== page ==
Cave Photography - Beginners Ultimate Guide / by Amr Tahtawi

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Egypt’s is filled with photographic opportunities, including those below the surface. I recently took a beautiful mesmerising trip to Wadi Sannur Cave protectorate 10 km away from Beni Suef city and it was a very special experience - If you want to know how to go there and what you need read the latest Olé blog post. It felt good to spend 2 full hours experimenting with shooting in the cave. Along with online research i did before going, it was a fun learning experience for me and I’d like to pass on what I’ve learnt. Let’s start with some basics.

1- Protect Your Gear

As silly as it sounds, it's one of the most important aspects of cave photography because rocks don't like camera, trust me i've tried it. It’s important that you keep your camera well covered while exploring a cave as The surface are usually uneven. you can use camera pouch or a backpack to keep your gear safe as you enjoy your discovery.

2- Bring A Tripod

I knew i had to stay still while shooting, I mean what good are cave shots if they're hazy and blurry, so i brought my lightest yet steadiest tripod. It made my shoot easier than it would have been without. Some caves might not allow use of tripods so check before you go.

3- Use A Remote Shutter Release Or Self-Timer.

Camera shake can turn a good photo into a bad one. To go home happy, you have two options; use a remote shutter release cable or your in camera self-timer. Usually inside a cave you'll find yourself wanting to shoot for a long time hence a long exposure (often 30 seconds)

4- Bring A Wide Lens

Bring your widest lens. you can find caves in all shapes and sizes but you'll have to capture scenes on a larger scale. I’d suggest starting around 18mm for an APS size sensor or 28mm for full frame. I knew i would use my 10-20mm and I loved the outcome. On the other hand, you'll need some close-ups if you want the full story of the location which you'll find perfect with a tight prime or telephoto. While bringing your gear remember, caves are filled with moisture, mostly airborne, so try to keep changing lenses to a minimum if you can.

5- Use Manual Focus

Usually Caves are not that well lit and that's where manual focus comes in. So to stop your camera from confusing wrong focus points you'll have to control it yourself. If you’re using a wide angle lens and the subjects are distant with minimum light and hard focusing, turn the focus ring till infinity mark and shoot. You can always review on the LCD and retake it with adjustment as needed.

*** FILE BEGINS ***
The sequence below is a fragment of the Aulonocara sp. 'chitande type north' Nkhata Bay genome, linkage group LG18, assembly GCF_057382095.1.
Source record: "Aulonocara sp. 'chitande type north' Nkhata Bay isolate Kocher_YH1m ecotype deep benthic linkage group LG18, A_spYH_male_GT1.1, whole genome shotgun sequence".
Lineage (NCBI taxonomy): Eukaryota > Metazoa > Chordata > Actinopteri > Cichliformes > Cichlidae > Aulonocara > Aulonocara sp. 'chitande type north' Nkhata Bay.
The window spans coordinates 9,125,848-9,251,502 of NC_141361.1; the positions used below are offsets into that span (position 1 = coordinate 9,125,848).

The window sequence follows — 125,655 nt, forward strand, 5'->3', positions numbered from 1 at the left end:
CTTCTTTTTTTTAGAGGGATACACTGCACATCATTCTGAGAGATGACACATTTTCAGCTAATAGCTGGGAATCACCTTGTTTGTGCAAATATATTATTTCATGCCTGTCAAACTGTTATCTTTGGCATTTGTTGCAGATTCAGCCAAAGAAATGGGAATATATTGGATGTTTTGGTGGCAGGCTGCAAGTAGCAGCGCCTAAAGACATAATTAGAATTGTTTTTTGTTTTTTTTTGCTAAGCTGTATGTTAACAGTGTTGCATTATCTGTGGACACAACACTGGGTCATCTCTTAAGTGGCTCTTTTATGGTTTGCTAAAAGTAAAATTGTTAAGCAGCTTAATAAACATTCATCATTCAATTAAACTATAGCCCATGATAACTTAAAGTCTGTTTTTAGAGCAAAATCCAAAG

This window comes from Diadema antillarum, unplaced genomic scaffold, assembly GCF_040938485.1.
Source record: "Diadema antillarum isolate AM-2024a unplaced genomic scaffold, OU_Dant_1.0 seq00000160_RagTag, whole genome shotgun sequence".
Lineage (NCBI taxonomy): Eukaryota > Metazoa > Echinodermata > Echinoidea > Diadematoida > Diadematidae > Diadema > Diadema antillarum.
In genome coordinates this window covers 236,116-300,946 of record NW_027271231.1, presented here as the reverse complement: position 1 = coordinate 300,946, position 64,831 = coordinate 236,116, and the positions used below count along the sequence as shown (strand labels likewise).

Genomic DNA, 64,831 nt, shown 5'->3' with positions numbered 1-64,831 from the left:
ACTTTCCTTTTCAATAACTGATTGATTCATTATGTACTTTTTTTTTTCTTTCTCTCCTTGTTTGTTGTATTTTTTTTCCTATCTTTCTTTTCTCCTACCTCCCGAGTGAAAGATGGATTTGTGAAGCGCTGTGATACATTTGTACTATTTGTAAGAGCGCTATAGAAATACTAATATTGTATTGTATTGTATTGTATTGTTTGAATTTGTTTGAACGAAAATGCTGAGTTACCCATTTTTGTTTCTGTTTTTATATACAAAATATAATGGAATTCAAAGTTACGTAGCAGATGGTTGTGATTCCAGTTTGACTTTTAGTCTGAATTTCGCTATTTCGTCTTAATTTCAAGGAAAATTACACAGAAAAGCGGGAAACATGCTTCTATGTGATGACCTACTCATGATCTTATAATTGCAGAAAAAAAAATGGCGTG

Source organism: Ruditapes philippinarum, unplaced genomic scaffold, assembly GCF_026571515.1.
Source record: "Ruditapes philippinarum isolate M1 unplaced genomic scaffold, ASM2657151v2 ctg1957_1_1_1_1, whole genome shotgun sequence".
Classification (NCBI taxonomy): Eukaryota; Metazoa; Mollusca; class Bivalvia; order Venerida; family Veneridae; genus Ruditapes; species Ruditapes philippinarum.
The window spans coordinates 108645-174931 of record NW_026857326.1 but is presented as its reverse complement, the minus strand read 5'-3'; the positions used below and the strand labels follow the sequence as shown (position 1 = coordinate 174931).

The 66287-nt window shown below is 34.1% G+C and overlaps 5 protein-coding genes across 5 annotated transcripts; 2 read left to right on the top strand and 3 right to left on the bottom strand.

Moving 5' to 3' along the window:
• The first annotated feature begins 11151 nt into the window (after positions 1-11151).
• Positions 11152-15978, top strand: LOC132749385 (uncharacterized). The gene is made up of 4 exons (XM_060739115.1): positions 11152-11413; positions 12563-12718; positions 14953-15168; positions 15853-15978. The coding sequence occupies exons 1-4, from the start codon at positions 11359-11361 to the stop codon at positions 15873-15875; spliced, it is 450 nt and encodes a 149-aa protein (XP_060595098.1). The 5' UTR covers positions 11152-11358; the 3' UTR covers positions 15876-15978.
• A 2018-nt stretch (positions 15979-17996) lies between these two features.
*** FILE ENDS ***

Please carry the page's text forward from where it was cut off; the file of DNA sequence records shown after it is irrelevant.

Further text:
6- Lower Your ISO

This is the beauty of having a tripod. wether you're using flash to light the scene, or taking a long exposure shot you may still have a lot of shadows, that's a cave.. remember? So to stop noise from creeping in, use the lowest ISO.  I’d suggest 100-400 depending on location's light and your camera's capabilities. Mine were shot using ISO 100 yet I believe it got the job done, now i can print them Big enough with no noise.

7- Shoot In RAW

For me shooting in RAW really is the only way to come out happy from a cave shooting. It gives me far more control than a JPG can in the digital darkroom later for a lot of variables like; exposure, white balance.. So it's preferred to go home with RAWs rather than JPGs.

8- Bring your Off-Camera Flash

It's fun to experiment with off-camera flash in a closed environment as the cave. If you're asking why not use my on-camera flash, simply results are flat and two dimensional. With an off-camera flash you can introduce more shadow, depth and mood. If you are a flash fanatic, why not get your 5 other flashes and some color gels for a creative play.

9- Put A Person In The frame

It's preferable to have a reference point so as to scale the place you're shooting. Bare in mind that close up shots won’t really look good with a human in it, the larger scale shots come out better with someone standing, posing, or interacting with the cave in any possible way. a bit of a challenge but you’ll need to pose a friend and have them remain still for the exposure or they'll just show up blurry with a longer shutter speed. A lot can be done with a person in a cave, at least that's what i found through my photos.

10- Wear A Head-light

A head-light is very handy in such places where you want to focus on the beauty and composing your shots instead of worrying all the time about your path. When your hands are free to setup a tripod and frame the shot the whole process will be more enjoyable.

Soon i'll be posting a before and after shots on my facebook page of some Cave captures to help you get a better shot in your next care adventure, have fun, shoot safely and above all Enjoy.

Special thank to my friend Amr abdelwahab founder of Astrotrips who invited me to such a stunning revelations. Huge thanks to all my friend who posed for me and i'm grateful for your friendship. Sannur Cave protectorate is a forgotten gems a the protectorate was declared as a closed area right after it’s discovery then opened again lately to invite a lot of curious photographers and geology fans through organised trips.